Suffolk is very important in the book. Peggy and Molly’s childhood is, in many ways, the time when they were happiest, and as they are tugged out of rural life and into the highest echelons of fashionable society by Gainsborough’s meteoric ascent, they find themselves increasingly trapped by the changing expectations placed on them. I also grew up in the East Anglian countryside, among the gorse and mudflats, and for me, too, it will always feel like home.

We all know about Gainsborough the portrait painter but not so much is known about his daughters Peggy and Molly. How long did it take to research The Painter's Daughters and what kind of primary sources were available for you to use?

I started with a great recent biography of Gainsborough by James Hamilton. It only touches on the girls, as so little is known about them, but I was able to use words Gainsborough wrote about them in his letters as part of his dialogue in my book. I also used Susan Sloman’s beautiful set of books on different aspects of Gainsborough’s life. Looking back, the writing process felt like a very good balance of having enough details available to engage the imagination, but also openness to invent and shape how it might have felt. I did read a huge amount about Suffolk, Bath, and London in the eighteenth century – the three main locations for the book. I am probably the only person ever to buy the book about travelling by public coach from London to Bath in the second half of the eighteenth century.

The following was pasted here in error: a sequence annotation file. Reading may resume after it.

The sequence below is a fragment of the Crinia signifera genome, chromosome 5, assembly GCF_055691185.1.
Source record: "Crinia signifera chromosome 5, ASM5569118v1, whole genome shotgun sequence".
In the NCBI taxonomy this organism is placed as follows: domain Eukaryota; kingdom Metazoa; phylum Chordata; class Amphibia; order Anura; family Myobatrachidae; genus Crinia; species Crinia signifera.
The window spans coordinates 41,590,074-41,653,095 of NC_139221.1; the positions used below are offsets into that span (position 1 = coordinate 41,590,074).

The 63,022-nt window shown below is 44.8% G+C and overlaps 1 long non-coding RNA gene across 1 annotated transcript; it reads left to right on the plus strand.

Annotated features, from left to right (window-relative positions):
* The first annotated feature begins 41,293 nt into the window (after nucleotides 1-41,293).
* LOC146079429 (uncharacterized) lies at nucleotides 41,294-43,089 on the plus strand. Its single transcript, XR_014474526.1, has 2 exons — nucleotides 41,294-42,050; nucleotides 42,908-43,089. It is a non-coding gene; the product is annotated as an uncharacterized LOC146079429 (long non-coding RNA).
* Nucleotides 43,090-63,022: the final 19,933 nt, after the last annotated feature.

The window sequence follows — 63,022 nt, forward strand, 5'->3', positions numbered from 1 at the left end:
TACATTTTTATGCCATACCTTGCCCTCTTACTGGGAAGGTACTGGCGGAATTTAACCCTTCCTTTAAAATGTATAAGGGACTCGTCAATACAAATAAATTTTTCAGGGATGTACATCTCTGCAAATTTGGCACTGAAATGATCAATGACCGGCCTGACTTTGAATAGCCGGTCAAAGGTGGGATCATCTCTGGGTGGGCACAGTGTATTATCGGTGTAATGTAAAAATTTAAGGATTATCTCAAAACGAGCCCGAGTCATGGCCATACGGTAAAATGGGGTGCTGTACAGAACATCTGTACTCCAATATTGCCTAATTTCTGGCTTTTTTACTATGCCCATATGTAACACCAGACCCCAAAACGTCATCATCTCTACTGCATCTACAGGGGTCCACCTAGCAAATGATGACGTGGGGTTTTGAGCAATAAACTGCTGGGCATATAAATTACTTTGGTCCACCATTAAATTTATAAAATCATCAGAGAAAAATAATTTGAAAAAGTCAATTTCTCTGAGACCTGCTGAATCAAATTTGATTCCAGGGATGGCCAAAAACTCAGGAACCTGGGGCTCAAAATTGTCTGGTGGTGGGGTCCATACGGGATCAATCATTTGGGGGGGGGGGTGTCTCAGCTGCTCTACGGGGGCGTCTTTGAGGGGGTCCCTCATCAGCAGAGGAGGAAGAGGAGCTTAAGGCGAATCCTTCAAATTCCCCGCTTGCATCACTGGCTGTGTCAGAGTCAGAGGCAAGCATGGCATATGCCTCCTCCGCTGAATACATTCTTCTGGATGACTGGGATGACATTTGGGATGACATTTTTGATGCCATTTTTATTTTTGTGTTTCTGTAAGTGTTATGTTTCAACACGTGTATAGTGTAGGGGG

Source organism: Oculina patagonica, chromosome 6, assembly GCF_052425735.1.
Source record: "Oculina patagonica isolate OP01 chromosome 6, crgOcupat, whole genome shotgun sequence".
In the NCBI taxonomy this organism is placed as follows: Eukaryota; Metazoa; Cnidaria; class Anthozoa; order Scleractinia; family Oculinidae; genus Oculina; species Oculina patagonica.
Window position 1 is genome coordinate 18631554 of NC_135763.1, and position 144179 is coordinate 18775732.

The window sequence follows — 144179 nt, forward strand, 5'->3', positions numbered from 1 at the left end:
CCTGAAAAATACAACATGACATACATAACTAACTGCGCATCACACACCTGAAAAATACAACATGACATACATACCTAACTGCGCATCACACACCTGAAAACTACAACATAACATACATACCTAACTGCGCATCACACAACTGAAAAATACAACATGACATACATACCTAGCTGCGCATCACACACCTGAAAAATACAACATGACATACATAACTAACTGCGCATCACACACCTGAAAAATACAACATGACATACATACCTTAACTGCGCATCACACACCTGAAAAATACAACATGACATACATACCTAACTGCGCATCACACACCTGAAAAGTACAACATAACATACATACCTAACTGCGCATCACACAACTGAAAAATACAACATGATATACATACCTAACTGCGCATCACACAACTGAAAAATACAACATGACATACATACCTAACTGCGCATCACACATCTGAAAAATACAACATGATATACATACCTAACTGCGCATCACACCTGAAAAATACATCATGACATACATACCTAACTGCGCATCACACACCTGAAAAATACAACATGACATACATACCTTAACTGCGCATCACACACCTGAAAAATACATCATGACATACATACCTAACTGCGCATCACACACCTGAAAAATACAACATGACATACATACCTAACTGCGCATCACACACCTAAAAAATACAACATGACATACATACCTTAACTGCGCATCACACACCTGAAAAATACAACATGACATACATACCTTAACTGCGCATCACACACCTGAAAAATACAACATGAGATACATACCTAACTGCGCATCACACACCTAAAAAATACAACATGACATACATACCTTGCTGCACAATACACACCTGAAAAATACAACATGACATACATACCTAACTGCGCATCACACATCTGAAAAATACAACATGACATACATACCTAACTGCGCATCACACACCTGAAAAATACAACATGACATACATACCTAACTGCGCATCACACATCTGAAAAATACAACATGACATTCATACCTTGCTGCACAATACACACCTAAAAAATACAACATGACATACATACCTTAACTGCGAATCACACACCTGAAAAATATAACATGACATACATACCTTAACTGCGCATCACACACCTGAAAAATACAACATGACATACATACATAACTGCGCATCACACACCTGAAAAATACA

For Meg Grey’s story, I used, among other things, the brilliant The Time Traveller’s Guide to Regency Britain by Ian Mortimer, as he covers something of how it might have felt earlier in the century too. For anyone who loves history from a fun, human perspective, I would very much recommend his books. They’re a sort of tourist guide to history and capture such a sense of place. And of course, I had Gainsborough’s pictures of all the characters in my book: his wife, his young apprentice, the love interest Johann Fischer, the beautiful Ann Ford, and of course Peggy and Molly as children and then as adults. They were all pinned to my noticeboard above my desk like old friends.

What is next for you?